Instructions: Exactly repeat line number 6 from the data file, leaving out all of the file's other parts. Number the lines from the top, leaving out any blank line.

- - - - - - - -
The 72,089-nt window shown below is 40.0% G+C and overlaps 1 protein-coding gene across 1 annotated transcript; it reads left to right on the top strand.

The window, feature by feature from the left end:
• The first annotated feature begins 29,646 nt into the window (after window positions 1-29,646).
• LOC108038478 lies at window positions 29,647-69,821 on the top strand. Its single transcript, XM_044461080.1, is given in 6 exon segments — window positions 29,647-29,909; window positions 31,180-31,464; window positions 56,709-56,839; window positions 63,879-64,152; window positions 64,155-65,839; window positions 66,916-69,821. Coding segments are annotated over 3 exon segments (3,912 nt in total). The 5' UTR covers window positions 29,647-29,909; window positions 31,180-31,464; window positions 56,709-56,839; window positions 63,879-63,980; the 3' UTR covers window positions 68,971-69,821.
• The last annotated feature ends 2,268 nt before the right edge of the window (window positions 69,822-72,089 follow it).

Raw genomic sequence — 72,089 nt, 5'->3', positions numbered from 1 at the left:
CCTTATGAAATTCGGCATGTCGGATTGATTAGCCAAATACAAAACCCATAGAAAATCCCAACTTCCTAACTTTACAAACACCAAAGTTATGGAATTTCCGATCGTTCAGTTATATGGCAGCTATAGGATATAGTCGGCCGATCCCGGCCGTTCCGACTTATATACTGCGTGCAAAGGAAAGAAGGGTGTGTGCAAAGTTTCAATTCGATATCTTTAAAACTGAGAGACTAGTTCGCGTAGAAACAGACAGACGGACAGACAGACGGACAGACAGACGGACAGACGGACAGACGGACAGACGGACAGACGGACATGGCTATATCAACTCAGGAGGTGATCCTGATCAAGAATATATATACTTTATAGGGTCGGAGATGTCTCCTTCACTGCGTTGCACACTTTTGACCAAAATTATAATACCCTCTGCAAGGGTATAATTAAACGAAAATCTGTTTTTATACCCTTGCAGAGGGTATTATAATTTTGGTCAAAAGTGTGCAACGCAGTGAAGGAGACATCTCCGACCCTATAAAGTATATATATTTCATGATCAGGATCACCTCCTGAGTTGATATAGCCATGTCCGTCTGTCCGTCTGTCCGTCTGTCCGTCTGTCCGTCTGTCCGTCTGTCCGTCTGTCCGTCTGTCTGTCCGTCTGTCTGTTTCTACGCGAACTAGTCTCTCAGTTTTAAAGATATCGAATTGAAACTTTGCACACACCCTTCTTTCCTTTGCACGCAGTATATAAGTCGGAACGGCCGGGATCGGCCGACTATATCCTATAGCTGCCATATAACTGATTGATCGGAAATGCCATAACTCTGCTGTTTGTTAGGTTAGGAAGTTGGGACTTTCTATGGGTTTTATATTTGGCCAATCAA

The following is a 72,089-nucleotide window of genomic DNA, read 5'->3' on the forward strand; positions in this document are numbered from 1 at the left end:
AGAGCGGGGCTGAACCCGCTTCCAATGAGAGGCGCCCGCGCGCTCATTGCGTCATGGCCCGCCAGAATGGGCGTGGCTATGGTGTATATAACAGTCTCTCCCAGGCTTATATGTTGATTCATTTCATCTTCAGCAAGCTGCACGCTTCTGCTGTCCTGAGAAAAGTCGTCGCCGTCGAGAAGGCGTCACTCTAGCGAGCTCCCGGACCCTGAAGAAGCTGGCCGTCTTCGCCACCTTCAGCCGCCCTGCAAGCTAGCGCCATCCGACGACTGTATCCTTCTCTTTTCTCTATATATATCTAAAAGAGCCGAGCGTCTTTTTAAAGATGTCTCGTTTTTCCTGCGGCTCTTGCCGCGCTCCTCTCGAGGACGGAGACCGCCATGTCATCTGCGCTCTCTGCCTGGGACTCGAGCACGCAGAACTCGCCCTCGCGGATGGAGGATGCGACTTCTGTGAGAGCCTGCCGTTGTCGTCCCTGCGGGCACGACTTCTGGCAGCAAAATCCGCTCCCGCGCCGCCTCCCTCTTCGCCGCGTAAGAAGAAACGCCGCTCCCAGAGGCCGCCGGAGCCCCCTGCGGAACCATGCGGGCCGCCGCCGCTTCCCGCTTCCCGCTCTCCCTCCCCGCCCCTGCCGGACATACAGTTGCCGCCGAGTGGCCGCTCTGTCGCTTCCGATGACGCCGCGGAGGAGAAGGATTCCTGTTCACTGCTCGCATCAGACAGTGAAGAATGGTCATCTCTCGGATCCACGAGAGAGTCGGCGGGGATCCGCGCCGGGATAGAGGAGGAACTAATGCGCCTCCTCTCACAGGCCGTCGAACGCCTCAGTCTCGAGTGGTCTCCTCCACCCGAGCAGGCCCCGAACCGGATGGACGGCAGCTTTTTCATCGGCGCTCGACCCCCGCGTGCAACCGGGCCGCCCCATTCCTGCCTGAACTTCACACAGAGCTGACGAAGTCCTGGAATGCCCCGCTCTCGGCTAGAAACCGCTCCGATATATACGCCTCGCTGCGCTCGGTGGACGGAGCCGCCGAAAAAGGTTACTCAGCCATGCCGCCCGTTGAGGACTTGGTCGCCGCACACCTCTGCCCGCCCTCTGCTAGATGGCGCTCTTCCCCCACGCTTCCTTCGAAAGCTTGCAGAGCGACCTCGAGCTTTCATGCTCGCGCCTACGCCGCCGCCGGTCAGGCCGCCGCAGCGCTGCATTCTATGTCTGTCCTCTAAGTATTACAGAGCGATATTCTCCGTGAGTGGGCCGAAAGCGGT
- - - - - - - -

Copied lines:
Raw genomic sequence — 72,089 nt, 5'->3', positions numbered from 1 at the left: